Due to Coca-cola’s coming out against Georgia’s new election integrity law; many consumers have stopped buying Coca-cola products according to a new poll.
The poll showed that Americans aren’t putting up with big business unleashing faux outrage at states attempting to protect their electoral processes.
Rasmussen Reports released a survey of 1,000 American adults showing that 37 percent of Americans were less likely to purchase Coca-Cola products. Rasmussen said that the results were due to the company’s liberal political stance against Georgia’s recent law protecting voter integrity. In addition, the survey found that Americans opposed major businesses attempting to influence politics “[b]y more than a 3-to-1 margin.” Perhaps Coca-Cola and others should learn that leftist virtue-signalling doesn’t necessarily pay dividends.
Rasmussen documented why liberal companies like Coca-Cola were expressing outrage over Georgia’s new law:
Georgia’s Republican-controlled legislature enacted [an] election integrity law, which requires voters to provide photo ID, in response to concerns about cheating in the 2020 presidential election. Georgia Gov. Brian Kemp says the law makes it ‘easy to vote and hard to cheat.’ Critics blasted the law as an attempt at ‘voter suppression.’
However, as Rasmussen pointed out, “[d]espite claims that Georgia’s election-integrity law discriminates against minorities, there was not much racial variation in opinions of Coca-Cola.” Specifically, “[O]nly 23% of blacks said the company’s stand against the Georgia law made them more likely to buy Coke products – little different from 25% of whites and other minorities.”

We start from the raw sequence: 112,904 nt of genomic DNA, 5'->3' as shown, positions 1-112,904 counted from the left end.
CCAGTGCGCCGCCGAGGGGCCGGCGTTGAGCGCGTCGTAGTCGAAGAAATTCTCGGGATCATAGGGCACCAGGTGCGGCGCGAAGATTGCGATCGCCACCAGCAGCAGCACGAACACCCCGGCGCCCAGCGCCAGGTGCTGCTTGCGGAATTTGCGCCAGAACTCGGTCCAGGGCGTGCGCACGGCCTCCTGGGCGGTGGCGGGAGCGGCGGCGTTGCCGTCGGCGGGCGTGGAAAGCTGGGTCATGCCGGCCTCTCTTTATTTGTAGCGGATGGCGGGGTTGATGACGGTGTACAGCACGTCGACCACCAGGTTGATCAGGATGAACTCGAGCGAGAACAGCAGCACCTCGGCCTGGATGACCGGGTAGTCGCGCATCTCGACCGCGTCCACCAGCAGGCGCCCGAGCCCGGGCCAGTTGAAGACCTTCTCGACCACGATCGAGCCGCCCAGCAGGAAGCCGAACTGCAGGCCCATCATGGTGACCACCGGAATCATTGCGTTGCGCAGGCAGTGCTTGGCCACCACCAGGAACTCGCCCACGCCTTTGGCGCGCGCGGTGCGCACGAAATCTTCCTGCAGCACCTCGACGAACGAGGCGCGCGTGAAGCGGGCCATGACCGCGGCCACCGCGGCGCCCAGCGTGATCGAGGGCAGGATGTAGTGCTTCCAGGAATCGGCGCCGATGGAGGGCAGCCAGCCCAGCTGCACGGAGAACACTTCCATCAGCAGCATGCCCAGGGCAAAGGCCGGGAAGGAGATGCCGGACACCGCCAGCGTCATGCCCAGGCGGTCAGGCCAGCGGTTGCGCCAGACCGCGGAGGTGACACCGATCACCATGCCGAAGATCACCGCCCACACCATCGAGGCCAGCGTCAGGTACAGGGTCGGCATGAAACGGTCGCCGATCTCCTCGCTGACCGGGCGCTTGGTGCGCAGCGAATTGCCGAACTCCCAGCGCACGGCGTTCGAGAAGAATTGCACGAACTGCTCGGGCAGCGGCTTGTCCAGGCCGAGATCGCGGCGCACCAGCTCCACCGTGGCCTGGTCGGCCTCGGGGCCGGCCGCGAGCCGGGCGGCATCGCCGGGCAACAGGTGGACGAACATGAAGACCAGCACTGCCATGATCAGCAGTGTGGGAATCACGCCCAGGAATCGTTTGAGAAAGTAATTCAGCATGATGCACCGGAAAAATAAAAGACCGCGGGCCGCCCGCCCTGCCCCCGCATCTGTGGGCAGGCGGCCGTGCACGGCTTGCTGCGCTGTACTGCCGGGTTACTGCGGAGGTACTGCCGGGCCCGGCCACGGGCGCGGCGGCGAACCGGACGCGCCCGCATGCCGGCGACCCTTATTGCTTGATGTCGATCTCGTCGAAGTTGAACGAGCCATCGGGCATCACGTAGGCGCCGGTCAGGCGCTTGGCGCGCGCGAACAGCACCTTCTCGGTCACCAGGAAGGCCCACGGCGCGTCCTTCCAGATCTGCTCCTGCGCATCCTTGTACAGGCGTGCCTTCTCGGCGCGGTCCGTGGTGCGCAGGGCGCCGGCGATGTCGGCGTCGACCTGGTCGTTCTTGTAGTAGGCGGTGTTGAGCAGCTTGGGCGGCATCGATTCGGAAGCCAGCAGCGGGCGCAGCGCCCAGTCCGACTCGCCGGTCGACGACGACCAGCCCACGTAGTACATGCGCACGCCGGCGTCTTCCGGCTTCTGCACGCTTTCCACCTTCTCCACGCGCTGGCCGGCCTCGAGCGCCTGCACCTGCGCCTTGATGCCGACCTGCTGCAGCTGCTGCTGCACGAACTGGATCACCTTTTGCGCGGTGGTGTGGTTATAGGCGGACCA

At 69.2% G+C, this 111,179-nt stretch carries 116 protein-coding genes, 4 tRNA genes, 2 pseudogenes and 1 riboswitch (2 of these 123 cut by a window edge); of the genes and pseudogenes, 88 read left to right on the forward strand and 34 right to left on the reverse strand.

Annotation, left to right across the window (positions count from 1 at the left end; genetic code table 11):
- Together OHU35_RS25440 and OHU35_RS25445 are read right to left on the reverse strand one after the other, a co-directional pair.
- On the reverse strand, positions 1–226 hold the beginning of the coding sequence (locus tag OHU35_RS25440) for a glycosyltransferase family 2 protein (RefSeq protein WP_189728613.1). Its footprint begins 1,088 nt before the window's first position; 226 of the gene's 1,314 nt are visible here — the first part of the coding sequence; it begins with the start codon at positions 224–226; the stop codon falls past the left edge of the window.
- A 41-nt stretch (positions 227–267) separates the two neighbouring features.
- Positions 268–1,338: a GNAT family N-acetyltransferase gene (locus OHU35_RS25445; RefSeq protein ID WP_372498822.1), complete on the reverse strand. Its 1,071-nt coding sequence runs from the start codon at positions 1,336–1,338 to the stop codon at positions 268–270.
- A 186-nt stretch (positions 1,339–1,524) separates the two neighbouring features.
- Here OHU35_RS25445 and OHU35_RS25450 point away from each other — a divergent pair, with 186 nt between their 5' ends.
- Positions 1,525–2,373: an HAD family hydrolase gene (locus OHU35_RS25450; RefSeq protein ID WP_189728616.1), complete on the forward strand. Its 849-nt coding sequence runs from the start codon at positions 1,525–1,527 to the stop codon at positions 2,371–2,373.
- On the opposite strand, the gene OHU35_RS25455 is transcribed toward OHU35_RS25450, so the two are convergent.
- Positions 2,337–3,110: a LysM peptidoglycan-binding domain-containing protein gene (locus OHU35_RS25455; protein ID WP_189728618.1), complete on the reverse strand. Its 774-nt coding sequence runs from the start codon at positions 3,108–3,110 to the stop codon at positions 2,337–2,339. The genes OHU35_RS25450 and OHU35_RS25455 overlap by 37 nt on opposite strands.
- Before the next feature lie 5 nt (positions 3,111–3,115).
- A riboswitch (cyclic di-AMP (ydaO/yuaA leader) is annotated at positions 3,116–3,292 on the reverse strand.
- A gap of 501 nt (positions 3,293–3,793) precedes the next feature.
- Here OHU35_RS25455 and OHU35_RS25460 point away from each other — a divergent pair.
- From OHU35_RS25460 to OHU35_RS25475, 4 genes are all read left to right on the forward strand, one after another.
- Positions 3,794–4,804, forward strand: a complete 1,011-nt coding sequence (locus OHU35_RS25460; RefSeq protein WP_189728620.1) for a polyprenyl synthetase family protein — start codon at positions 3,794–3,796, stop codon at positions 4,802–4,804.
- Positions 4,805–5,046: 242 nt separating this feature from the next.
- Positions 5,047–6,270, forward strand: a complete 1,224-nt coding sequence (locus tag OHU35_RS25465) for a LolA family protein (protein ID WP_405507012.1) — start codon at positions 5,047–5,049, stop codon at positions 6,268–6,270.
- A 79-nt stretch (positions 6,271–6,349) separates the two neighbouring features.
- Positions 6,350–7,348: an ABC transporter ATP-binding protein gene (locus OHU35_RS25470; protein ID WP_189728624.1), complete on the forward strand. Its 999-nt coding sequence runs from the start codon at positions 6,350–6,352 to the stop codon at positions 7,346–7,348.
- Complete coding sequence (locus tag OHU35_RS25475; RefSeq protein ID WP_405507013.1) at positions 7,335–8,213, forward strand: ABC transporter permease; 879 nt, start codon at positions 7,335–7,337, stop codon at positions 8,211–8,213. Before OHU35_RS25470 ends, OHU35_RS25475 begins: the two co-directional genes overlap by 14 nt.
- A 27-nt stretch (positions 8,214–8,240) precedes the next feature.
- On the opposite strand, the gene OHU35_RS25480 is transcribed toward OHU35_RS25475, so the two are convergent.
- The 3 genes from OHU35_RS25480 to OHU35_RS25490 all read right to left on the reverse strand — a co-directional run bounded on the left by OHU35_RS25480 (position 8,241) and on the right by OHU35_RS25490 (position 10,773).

Coca-Cola was just one of several companies that came out in opposition to the Georgia law, being joined by Delta Airlines and Major League Baseball in their opposition.
Of course, MLB took things a step further than other companies by moving the league’s annual All-Star game that was slated to be played in Atlanta to Denver, Colorado.
But while MLB was trying to send a message with the move, the reality is that moving the game will damage many of the Atlanta area’s small businesses that are currently trying to bounce back from the economic lockdowns imposed in response to the pandemic.
Job Creators Network CEO Alfredo Ortiz said that “A lot of these were minority-owned businesses that were looking forward [to] and desperately needed this kind of revenue in-stream ” and added “And all because, quite frankly, there was a misinterpretation or misunderstanding or, quite frankly, just an outright lie of the law that was passed here in Georgia on voting rights.”